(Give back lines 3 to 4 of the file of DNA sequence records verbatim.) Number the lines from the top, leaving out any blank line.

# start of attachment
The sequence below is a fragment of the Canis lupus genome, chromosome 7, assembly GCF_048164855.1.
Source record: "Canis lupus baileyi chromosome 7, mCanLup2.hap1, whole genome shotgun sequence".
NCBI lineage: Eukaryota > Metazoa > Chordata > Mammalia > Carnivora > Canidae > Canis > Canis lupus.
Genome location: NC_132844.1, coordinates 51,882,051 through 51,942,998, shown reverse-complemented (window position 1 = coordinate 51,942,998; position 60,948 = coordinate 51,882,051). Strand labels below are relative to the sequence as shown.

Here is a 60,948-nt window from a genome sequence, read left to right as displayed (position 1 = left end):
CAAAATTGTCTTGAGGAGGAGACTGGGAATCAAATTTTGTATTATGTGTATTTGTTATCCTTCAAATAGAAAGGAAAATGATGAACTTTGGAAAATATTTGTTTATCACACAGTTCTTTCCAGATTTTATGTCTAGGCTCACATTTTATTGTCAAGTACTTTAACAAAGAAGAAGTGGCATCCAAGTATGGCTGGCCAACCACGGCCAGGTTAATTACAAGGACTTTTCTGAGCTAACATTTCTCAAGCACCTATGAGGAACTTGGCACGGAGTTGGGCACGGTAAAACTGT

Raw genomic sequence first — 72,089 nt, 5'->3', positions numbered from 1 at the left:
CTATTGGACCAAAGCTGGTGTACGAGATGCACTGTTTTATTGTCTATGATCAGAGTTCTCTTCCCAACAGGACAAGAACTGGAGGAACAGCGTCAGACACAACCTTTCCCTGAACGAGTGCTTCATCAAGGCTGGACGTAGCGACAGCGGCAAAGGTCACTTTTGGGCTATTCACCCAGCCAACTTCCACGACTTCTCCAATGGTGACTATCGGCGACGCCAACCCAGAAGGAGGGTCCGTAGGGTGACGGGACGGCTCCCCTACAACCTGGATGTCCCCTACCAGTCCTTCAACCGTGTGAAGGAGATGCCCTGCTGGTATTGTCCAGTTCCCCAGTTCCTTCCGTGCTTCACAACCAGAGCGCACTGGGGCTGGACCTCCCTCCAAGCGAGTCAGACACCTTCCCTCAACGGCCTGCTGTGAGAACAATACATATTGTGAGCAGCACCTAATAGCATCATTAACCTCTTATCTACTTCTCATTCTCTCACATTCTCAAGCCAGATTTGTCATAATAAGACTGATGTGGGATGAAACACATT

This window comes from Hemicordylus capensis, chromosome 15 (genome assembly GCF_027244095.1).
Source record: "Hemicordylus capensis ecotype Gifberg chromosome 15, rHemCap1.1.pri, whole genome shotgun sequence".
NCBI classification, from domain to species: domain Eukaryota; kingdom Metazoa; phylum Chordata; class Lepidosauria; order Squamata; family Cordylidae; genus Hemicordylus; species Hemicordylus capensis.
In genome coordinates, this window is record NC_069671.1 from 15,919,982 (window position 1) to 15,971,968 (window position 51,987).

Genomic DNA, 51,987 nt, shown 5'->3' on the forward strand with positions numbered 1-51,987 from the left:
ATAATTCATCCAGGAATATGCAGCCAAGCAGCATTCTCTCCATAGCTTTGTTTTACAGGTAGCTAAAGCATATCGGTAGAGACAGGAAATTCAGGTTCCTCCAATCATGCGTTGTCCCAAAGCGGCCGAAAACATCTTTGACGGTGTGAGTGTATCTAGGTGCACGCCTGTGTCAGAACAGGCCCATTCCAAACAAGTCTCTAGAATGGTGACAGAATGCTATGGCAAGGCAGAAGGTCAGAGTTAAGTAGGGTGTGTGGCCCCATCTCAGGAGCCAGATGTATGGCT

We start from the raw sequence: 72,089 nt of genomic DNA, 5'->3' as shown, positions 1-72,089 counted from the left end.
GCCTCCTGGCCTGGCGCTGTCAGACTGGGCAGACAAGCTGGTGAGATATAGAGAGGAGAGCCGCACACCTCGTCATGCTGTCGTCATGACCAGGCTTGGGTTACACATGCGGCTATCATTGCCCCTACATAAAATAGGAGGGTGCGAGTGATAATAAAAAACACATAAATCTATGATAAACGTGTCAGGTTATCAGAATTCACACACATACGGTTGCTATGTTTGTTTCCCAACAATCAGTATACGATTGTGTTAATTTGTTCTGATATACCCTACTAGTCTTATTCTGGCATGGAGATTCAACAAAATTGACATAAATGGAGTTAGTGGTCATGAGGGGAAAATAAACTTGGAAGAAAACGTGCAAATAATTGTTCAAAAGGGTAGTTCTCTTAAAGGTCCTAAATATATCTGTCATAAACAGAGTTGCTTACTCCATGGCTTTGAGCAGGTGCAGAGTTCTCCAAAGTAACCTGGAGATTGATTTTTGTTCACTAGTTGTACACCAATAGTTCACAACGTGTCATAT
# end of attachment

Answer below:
NCBI lineage: Eukaryota > Metazoa > Chordata > Mammalia > Carnivora > Canidae > Canis > Canis lupus.
Genome location: NC_132844.1, coordinates 51,882,051 through 51,942,998, shown reverse-complemented (window position 1 = coordinate 51,942,998; position 60,948 = coordinate 51,882,051). Strand labels below are relative to the sequence as shown.